In 1650 a major publishing event occurred: the appearance of the first book of poetry by a resident of the North American continent. While her family and neighbours in Puritan New England were hacking a living from the forest and fighting disease and famine, Anne Bradstreet found time to compose the collection subsequently known as The Tenth Muse Lately Sprung Up in America. It was published without her permission in London, where it had been smuggled by her brother-in-law – as a surprise for her – and became a best-seller. Anne did not choose the title, which made reference to her as an addition to the nine existing muses (Greek goddesses covering remits such as dance, tragedy, comedy, poetry, etc.) It was tacked onto the poems by her publishers.
A number of real women have been put forward as ‘the tenth muse’. They have included Sappho, the French poet Antoinette de la Garde Deshoulières, the French novelist Madeleine de Scudéry, Queen Christina of Sweden, the Spanish poet and writer Sor Juana Inés de la Cruz, and the English writer and dramatist Hannah More. Interestingly, all of these post-Sappho tenth muses (apart from Hannah More – 1745-1833) lived in the seventeenth century, as did Anne Bradstreet. It seems that the soubriquet was a piece of seventeenth-century publishers’ hype. It is unlikely that any of the women themselves actually chose it. Anne Bradstreet in particular certainly did not: as a Puritan wife and mother she would have been quite disturbed to find herself in the company of Sappho.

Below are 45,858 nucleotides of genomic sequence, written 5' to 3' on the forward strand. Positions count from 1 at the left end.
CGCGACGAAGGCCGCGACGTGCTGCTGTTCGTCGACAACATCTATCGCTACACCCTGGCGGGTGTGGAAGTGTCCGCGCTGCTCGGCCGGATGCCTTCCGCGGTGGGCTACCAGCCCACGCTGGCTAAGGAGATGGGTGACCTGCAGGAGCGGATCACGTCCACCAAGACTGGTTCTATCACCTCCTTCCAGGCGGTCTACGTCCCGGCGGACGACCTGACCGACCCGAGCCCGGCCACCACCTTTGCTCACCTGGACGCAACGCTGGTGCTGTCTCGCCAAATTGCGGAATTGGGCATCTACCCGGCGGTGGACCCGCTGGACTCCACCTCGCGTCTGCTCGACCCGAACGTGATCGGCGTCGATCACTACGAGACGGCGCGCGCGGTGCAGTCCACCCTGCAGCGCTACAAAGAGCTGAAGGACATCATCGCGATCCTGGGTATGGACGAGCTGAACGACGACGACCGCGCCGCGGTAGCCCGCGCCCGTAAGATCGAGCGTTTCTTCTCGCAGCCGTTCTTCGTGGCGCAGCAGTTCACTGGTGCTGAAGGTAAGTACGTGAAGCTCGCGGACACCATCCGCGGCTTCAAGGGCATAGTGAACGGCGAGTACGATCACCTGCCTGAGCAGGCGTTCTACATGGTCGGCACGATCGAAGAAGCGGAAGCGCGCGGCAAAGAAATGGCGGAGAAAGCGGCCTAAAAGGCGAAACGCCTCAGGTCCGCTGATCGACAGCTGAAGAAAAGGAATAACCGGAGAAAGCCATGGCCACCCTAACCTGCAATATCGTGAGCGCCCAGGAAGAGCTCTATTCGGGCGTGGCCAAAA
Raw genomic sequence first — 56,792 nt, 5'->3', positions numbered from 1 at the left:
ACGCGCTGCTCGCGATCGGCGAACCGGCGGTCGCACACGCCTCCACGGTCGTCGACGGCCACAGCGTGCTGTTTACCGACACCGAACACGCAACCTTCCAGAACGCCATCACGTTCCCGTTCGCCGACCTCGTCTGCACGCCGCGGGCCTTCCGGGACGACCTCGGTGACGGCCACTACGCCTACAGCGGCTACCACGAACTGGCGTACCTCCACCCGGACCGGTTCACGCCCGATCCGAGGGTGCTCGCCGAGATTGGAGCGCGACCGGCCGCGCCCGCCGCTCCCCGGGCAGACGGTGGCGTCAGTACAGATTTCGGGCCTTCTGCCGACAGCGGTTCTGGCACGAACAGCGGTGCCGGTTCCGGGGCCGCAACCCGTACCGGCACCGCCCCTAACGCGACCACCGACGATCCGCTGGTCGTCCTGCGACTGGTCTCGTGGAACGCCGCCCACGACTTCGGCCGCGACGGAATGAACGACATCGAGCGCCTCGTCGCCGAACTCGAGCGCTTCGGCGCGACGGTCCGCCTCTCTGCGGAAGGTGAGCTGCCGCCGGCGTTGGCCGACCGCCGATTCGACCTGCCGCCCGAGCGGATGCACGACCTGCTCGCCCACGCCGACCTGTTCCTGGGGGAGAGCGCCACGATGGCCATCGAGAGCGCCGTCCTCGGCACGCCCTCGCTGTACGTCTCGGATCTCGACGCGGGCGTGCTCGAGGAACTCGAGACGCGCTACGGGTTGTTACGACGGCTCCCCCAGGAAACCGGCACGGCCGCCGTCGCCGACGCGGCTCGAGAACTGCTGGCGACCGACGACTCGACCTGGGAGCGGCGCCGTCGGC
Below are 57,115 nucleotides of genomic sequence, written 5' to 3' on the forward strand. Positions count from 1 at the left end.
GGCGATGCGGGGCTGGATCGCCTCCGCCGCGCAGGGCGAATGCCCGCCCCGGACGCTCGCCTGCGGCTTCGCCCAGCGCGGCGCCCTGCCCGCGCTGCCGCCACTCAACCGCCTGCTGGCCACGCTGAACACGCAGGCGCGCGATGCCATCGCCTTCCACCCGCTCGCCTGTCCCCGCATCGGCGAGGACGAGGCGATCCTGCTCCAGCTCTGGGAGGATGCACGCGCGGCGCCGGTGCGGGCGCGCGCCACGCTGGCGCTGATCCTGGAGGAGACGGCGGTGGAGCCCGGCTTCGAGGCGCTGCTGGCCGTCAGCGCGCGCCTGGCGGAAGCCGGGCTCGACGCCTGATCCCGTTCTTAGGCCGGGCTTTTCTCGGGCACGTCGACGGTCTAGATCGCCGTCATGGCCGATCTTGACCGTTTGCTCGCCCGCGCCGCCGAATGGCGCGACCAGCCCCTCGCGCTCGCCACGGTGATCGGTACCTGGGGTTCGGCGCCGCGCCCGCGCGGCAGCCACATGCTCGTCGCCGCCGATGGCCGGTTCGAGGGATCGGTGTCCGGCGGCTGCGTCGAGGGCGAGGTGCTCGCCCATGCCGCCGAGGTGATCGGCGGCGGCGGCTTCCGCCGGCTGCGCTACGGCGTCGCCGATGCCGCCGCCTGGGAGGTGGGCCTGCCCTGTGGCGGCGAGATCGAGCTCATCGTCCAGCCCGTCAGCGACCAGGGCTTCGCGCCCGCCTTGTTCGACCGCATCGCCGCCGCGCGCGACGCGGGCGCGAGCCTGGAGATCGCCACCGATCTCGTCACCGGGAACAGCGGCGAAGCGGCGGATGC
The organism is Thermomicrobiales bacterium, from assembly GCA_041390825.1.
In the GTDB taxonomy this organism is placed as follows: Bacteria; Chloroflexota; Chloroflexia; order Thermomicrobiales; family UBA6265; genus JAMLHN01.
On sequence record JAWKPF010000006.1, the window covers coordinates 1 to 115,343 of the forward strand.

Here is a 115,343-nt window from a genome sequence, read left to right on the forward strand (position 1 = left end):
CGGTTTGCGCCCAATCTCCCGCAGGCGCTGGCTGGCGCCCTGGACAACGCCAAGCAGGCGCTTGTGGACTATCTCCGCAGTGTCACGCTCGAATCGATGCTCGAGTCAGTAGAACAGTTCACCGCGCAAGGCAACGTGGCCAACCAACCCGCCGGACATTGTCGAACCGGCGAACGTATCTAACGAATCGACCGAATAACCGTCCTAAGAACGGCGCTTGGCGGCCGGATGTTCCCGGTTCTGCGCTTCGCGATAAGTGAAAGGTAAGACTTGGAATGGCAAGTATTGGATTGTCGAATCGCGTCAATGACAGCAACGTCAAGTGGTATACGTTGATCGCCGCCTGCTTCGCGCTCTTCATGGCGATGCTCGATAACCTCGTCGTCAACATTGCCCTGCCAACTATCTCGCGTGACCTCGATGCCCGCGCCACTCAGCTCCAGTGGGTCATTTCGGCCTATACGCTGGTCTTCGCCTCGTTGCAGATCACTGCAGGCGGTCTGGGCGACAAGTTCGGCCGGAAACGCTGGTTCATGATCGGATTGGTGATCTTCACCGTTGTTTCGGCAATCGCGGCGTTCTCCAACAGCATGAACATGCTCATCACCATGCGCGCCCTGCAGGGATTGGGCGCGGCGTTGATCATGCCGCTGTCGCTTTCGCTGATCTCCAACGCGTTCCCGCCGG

Bradstreet, Anne: Poems (introduction by Robert Hutchinson, 1969)
Piercy, Josephine K: Anne Bradstreet (1965)
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